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CVE-2014-6352 : All Windows versions except Windows 2003 vulnerable to a new Sandworm exploit
The United States premier cyber watchdog, US Computer Emergency Response Team US-CERT today released a advisory for a unpatched exploit CVE-2014-6352. The full advisory is quoted below :
Microsoft has released a security advisory to provide recommended mitigations for an unpatched vulnerability, (CVE-2014-6352) which affects all Microsoft Windows releases except Windows Server 2003. This vulnerability could allow an attacker to take control of an affected system if a user opens a specially crafted Microsoft Office file.
US-CERT recommends users and administrators review the Microsoft Security Advisory and apply the recommended workarounds.
Microsoft says that the Zero-day is not patched yet and hence it is being exploited in the wild and allows the potentials hackers to perform remote code execution.
The vulnerability :
A zero-day security glitch pertains to the Microsoft OLE (Object Linking and Embedding) technology. The OLE is designed to allow sharing data and functionality between programs and it is present in almost all the components of Microsoft Office, where it can be used to edit and create data with information in multiple formats.
The flaw (CVE-2014-6352) is significant because it is present in all versions of the Windows operating system, except for Server 2003, rendering a huge number of machines vulnerable until a patch is provided or unless users exert caution when opening Office files from untrusted sources.
Meanwhile in a separate report, McAfee has said that this zero-day exploit is a part of the Sandworm. Readers will remember the Sandworm which is believed to work of Russian cyber criminals to spy on those involved in the Ukrainian crisis. The Operation Sandworm was discovered by iSIGHT Partners and allocated CVE-2014-4114. However, Microsoft apparently botched up the patch released for the original Operation Sandworm zero-day exploit, the CVE-2014-4114. The botch up revealed another zero-day which is now identified as CVE-2014-6352.
McAfee blog states that,
During the last few days researchers at McAfee Labs have been actively investigating Sandworm, the Windows packager zero-day attack (CVE-2014-4114). McAfee has already released various updates through our products to protect our customers, and we continue to analyze this attack.
During our investigation, we found that the Microsoft’s official patch (MS14-060, KB3000869) is not robust enough. In other words, attackers might still be able to exploit the vulnerability even after the patch is applied. Users who have installed the official patch are still at risk.
This finding has significant impact because attacks leveraging the vulnerability are still very active. We reported our findings to the Microsoft Security Response Center immediately after we successfully developed a proof of concept on October 17. Since then we have actively worked with Microsoft to resolve this issue.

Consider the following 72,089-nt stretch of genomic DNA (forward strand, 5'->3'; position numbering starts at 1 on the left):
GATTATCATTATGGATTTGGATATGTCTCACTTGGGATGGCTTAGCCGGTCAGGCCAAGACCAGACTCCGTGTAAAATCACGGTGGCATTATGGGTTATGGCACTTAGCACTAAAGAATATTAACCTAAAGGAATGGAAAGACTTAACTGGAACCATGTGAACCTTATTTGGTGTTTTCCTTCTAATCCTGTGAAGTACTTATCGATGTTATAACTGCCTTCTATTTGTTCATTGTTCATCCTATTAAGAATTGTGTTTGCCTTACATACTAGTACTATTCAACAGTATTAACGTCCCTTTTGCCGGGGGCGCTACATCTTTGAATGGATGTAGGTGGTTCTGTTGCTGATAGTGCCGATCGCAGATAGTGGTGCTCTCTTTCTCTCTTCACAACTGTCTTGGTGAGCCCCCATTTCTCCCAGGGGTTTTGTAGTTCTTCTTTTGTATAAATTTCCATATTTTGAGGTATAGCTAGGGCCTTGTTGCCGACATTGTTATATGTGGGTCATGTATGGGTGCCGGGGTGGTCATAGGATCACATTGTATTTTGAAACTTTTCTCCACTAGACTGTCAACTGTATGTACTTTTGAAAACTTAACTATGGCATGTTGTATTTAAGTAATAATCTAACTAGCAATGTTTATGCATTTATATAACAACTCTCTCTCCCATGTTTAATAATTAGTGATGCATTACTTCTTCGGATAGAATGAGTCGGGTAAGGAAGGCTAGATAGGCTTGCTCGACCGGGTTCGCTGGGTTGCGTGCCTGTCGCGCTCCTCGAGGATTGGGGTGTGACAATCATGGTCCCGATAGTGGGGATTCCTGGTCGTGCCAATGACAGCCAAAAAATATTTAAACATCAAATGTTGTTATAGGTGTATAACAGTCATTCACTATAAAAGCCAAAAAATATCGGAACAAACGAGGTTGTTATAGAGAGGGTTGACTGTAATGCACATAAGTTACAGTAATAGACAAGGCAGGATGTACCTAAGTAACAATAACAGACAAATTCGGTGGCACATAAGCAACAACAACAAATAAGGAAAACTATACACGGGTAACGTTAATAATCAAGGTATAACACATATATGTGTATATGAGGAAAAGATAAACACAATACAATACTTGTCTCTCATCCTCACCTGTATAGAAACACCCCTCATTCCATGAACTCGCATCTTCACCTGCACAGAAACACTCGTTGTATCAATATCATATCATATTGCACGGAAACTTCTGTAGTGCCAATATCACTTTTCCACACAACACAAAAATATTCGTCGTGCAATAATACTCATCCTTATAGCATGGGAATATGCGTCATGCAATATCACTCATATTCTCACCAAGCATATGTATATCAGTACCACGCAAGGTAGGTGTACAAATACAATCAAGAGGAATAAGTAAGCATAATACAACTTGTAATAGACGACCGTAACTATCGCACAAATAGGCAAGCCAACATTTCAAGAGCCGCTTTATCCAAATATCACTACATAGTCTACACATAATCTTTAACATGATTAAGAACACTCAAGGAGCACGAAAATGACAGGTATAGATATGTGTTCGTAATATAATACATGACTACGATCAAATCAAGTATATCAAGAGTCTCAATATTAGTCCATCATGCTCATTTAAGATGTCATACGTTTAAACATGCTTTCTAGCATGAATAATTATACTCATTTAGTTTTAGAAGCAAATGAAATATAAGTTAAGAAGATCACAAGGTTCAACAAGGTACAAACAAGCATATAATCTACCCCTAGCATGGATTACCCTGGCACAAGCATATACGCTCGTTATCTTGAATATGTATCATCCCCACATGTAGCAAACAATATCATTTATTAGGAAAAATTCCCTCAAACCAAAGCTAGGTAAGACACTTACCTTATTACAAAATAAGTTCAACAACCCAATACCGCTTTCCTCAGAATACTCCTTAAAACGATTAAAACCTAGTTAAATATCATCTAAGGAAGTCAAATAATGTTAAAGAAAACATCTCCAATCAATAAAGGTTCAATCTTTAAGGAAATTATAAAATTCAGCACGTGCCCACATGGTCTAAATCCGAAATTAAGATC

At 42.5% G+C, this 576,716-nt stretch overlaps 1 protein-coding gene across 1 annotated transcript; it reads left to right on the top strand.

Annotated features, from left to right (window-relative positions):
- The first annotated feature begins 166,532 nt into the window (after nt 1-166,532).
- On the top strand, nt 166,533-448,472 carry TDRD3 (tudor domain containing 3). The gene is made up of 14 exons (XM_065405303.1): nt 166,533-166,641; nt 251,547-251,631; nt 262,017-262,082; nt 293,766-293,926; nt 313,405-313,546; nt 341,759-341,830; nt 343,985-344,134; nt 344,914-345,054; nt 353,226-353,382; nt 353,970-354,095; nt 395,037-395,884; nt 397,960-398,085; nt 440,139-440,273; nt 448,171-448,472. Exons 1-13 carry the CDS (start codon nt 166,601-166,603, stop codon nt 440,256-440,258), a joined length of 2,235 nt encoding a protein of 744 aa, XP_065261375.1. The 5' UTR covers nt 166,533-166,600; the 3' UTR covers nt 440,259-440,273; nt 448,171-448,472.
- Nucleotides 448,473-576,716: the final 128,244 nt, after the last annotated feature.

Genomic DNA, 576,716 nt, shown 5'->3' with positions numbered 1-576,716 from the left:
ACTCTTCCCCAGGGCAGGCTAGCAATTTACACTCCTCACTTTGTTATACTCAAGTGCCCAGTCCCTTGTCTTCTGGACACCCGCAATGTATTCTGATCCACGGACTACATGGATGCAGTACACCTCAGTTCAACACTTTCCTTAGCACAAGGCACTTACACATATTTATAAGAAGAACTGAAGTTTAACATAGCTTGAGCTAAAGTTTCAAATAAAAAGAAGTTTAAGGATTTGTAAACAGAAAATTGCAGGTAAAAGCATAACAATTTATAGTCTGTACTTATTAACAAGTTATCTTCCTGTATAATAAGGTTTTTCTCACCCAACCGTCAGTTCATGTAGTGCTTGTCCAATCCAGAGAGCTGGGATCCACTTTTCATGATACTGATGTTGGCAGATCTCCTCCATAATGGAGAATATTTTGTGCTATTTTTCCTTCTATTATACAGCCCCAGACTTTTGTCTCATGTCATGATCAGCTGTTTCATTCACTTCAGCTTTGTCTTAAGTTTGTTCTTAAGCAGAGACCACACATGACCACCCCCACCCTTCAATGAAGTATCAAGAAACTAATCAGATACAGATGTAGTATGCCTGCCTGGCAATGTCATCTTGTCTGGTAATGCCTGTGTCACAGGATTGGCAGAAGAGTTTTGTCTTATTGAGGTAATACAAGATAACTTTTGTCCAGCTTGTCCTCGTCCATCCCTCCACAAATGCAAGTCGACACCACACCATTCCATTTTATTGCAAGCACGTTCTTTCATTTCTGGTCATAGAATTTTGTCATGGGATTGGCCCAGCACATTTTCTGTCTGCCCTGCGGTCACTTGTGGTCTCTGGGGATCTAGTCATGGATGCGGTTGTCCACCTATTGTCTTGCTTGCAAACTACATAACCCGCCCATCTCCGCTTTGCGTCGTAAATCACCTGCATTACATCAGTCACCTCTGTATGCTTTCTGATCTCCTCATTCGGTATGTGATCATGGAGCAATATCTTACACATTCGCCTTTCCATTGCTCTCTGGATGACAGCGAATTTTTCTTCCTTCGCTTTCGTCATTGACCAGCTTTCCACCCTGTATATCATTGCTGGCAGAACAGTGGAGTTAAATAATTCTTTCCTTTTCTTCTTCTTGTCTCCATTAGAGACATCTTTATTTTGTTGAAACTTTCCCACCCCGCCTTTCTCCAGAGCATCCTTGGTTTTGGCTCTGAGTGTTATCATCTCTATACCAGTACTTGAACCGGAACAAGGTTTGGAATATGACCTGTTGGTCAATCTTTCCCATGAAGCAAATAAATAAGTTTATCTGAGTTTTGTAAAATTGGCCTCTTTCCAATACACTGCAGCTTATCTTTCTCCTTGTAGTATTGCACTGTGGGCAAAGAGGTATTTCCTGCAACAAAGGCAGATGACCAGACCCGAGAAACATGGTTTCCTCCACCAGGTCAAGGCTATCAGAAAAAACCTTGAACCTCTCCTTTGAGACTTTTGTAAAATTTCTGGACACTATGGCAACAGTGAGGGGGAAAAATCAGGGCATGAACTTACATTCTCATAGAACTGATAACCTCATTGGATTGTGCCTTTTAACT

Microsoft engineers have released a fix for the zero-day exploit, however McAfee says that the “Fix It” temporary patch. McAfee states that if the zero-day exploit is released in the open, millions of Windows OS users will be at risk.
To protect hundreds of millions of Windows users, we are not sharing any of the details until a permanent patch from Microsoft is available to the public.
Microsoft has given a workaround for the mitigation of the exploit
- In observed attacks, User Account Control (UAC) displays a consent prompt or an elevation prompt, depending on the privileges of the current user, before a file containing the exploit is executed. UAC is enabled by default on Windows Vista and newer releases of Microsoft Windows.
- An attacker who successfully exploited this vulnerability could gain the same user rights as the current user. Customers whose accounts are configured to have fewer user rights on the system could be less impacted than those who operate with administrative user rights.
- In a web-based attack scenario, an attacker could host a website that contains a webpage that contains a specially crafted Office file that is used to attempt to exploit this vulnerability. In all cases, however, an attacker would have no way to force users to visit these websites. Instead, an attacker would have to convince users to visit the website, typically by getting them to click a link in an email message or Instant Messenger message that takes users to the attacker’s website.
- Files from the Internet and from other potentially unsafe locations can contain viruses, worms, or other kinds of malware that can harm your computer. To help protect your computer, files from these potentially unsafe locations are opened in Protected View. By using Protected View, you can read a file and see its contents while reducing the risks. Protected View is enabled by default.
Additional workarounds refer to turning on UAC and configuring Enhanced Mitigation Experience Toolkit (EMET) 5.0 to protect against known attack types. Preparing EMET requires adding a new configuration file to the standard one.